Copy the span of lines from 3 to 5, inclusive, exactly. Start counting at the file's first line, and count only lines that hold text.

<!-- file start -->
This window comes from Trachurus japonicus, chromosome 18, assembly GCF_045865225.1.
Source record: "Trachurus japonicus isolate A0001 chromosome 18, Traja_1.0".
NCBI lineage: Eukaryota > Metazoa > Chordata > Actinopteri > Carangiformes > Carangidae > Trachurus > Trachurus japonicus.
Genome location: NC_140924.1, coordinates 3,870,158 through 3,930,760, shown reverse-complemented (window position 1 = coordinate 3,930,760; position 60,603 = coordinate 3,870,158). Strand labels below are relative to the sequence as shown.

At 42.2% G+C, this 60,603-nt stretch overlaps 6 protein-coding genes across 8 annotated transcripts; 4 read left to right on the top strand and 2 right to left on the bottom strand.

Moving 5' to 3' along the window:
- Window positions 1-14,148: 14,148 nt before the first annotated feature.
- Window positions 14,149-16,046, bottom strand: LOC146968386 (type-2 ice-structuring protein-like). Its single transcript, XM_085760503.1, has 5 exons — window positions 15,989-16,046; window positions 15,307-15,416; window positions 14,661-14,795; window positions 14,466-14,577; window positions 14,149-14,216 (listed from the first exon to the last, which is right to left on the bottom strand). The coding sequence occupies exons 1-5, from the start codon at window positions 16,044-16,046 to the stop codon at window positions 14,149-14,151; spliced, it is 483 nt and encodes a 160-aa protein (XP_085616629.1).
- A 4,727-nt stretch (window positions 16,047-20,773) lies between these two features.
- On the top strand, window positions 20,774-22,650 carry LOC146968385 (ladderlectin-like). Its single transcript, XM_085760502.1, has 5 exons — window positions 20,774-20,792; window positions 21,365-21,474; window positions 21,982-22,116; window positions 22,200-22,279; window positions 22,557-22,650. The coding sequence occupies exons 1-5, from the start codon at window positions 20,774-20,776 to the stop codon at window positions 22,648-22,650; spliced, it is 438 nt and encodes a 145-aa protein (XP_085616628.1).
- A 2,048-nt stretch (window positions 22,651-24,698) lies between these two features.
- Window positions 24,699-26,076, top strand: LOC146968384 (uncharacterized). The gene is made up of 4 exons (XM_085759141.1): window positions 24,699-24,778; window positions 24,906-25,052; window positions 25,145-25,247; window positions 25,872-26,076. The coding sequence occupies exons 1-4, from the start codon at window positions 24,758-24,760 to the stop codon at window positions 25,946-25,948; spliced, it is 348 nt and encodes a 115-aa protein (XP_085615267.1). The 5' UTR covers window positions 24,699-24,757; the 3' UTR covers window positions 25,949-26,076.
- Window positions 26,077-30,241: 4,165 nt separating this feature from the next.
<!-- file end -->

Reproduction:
NCBI lineage: Eukaryota > Metazoa > Chordata > Actinopteri > Carangiformes > Carangidae > Trachurus > Trachurus japonicus.
Genome location: NC_140924.1, coordinates 3,870,158 through 3,930,760, shown reverse-complemented (window position 1 = coordinate 3,930,760; position 60,603 = coordinate 3,870,158). Strand labels below are relative to the sequence as shown.

At 42.2% G+C, this 60,603-nt stretch overlaps 6 protein-coding genes across 8 annotated transcripts; 4 read left to right on the top strand and 2 right to left on the bottom strand.